WASHINGTON — The Centers for Disease Control and Prevention said Saturday that more than 50 million COVID-19 vaccine doses have been administered in the United States.
The vaccine doses tally covers both the Moderna and Pfizer vaccines, as of 6 a.m. Eastern on Saturday, the CDC said on its online COVID Data Tracker. Both Moderna and Pfizer's vaccines require two-doses.
In total, the agency said 69,883,625 doses have been delivered and 50,641,884 doses have been administered so far.
The CDC said that about 37 million people have received 1 or more doses of a COVID-19 vaccine, while more than 13 million people have gotten the second dose, as of Saturday.
Getting Americans vaccinated will be key to suppressing the virus and fully reopening the economy. The Biden administration has pledged to ramp up daily doses to 1.5 million. President Joe Biden said Thursday that the U.S. will have enough doses by the end of summer to vaccinate 300 million Americans.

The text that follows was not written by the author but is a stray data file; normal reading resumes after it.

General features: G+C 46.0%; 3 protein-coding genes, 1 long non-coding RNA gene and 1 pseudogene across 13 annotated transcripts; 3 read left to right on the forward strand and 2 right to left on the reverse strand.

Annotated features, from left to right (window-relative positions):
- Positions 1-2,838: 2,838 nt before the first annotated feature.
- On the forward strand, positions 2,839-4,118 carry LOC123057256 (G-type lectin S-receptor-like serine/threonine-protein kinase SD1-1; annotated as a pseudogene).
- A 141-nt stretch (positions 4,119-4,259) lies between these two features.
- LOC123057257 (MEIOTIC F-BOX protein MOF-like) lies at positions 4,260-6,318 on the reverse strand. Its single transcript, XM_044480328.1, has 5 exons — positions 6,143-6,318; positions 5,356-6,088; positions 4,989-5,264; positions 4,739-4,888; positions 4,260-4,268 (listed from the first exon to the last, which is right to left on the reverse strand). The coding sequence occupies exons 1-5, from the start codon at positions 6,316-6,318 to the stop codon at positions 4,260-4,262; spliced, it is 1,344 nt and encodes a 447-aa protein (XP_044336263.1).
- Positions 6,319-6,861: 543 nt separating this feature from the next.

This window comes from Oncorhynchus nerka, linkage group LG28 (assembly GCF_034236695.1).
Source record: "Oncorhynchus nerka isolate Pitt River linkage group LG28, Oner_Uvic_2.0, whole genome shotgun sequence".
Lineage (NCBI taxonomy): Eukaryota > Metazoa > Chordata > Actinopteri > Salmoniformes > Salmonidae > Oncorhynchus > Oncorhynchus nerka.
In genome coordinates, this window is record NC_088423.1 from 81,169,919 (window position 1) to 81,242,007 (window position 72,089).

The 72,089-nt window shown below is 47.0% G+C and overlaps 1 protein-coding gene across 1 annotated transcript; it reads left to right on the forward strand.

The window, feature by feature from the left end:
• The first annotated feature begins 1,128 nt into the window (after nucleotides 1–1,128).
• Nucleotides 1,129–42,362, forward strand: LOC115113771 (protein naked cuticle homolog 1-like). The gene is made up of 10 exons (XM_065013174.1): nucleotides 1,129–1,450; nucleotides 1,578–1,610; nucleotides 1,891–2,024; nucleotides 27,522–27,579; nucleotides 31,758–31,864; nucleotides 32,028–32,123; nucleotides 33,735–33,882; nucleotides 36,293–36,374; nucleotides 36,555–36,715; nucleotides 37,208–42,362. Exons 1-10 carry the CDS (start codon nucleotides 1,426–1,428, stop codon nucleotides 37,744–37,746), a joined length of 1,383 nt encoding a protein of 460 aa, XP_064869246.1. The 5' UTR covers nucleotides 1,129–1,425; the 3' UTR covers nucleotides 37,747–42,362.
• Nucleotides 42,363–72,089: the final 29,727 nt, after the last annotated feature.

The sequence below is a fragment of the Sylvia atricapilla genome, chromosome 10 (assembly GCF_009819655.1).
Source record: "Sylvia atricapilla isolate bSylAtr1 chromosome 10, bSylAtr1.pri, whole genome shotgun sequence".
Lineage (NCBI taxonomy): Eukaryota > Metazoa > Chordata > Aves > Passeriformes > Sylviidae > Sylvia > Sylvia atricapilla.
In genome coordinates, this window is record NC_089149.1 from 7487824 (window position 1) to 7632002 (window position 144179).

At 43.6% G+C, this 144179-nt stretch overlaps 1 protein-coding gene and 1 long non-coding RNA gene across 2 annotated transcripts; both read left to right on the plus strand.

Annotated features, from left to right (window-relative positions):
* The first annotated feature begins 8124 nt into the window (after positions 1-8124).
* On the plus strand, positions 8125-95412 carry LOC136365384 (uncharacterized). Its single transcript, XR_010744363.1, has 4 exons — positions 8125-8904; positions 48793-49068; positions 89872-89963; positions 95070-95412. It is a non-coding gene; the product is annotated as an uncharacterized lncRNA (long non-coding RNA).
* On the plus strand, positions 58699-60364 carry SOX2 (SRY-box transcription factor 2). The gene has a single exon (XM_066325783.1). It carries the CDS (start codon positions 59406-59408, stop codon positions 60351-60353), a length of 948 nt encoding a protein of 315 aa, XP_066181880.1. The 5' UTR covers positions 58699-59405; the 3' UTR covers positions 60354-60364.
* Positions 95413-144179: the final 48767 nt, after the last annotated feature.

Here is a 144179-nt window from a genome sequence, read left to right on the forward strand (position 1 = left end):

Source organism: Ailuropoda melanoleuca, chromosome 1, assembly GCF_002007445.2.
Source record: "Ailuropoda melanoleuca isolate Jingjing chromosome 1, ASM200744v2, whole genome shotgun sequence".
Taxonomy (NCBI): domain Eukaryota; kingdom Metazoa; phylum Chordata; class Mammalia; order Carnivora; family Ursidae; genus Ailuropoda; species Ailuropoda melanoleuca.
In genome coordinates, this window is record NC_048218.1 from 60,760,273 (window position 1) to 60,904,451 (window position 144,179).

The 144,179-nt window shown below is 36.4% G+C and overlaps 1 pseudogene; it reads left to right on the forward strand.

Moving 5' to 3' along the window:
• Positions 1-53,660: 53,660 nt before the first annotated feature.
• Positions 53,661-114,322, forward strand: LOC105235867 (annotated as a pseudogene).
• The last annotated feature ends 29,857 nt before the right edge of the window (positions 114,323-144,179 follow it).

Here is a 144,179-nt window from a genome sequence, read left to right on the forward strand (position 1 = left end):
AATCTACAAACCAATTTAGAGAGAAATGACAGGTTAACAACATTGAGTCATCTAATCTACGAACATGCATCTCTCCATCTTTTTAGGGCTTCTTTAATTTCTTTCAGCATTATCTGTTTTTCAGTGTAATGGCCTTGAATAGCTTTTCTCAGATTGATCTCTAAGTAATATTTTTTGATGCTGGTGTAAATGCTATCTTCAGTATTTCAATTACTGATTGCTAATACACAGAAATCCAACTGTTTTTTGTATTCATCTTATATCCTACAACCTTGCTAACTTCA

Since the pandemic began nearly a year ago, more than 27 million Americans have been infected and the country is on the cusp of reaching 500,000 deaths.
The Biden administration's virus response plan calls for opening 100 federally supported vaccination sites by the end of February. But some states are hesitating to take the offer, at least for now, saying they don't need more places to administer doses. They just need more doses.
On Friday, several national chains including Walmart, CVS and Walgreens started giving COVID-19 vaccines received from the federal government. The free vaccinations, currently only available at a limited number of stores in certain states, are part of the Federal Retail Pharmacy Program, a state and federal partnership that targets getting immunizations in underserved areas.
The Associated Press contributed to this report.